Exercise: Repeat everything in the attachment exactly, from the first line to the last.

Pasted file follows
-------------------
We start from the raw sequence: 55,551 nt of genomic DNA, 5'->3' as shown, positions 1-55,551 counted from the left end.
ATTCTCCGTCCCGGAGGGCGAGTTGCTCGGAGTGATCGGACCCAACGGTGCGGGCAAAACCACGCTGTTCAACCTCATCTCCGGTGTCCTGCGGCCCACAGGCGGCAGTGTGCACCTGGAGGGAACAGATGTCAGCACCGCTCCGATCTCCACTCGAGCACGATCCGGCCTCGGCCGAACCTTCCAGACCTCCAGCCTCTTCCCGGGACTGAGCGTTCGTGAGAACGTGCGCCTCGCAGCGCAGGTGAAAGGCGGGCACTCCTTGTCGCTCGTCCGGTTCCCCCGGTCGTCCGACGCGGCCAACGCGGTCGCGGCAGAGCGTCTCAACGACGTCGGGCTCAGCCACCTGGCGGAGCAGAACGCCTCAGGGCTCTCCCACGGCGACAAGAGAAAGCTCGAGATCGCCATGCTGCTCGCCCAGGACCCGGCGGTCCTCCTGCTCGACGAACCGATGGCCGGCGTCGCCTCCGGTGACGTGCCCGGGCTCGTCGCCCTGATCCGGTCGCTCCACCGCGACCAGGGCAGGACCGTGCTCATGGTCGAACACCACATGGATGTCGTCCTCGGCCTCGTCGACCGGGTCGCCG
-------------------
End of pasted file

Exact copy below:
We start from the raw sequence: 55,551 nt of genomic DNA, 5'->3' as shown, positions 1-55,551 counted from the left end.
ATTCTCCGTCCCGGAGGGCGAGTTGCTCGGAGTGATCGGACCCAACGGTGCGGGCAAAACCACGCTGTTCAACCTCATCTCCGGTGTCCTGCGGCCCACAGGCGGCAGTGTGCACCTGGAGGGAACAGATGTCAGCACCGCTCCGATCTCCACTCGAGCACGATCCGGCCTCGGCCGAACCTTCCAGACCTCCAGCCTCTTCCCGGGACTGAGCGTTCGTGAGAACGTGCGCCTCGCAGCGCAGGTGAAAGGCGGGCACTCCTTGTCGCTCGTCCGGTTCCCCCGGTCGTCCGACGCGGCCAACGCGGTCGCGGCAGAGCGTCTCAACGACGTCGGGCTCAGCCACCTGGCGGAGCAGAACGCCTCAGGGCTCTCCCACGGCGACAAGAGAAAGCTCGAGATCGCCATGCTGCTCGCCCAGGACCCGGCGGTCCTCCTGCTCGACGAACCGATGGCCGGCGTCGCCTCCGGTGACGTGCCCGGGCTCGTCGCCCTGATCCGGTCGCTCCACCGCGACCAGGGCAGGACCGTGCTCATGGTCGAACACCACATGGATGTCGTCCTCGGCCTCGTCGACCGGGTCGCCG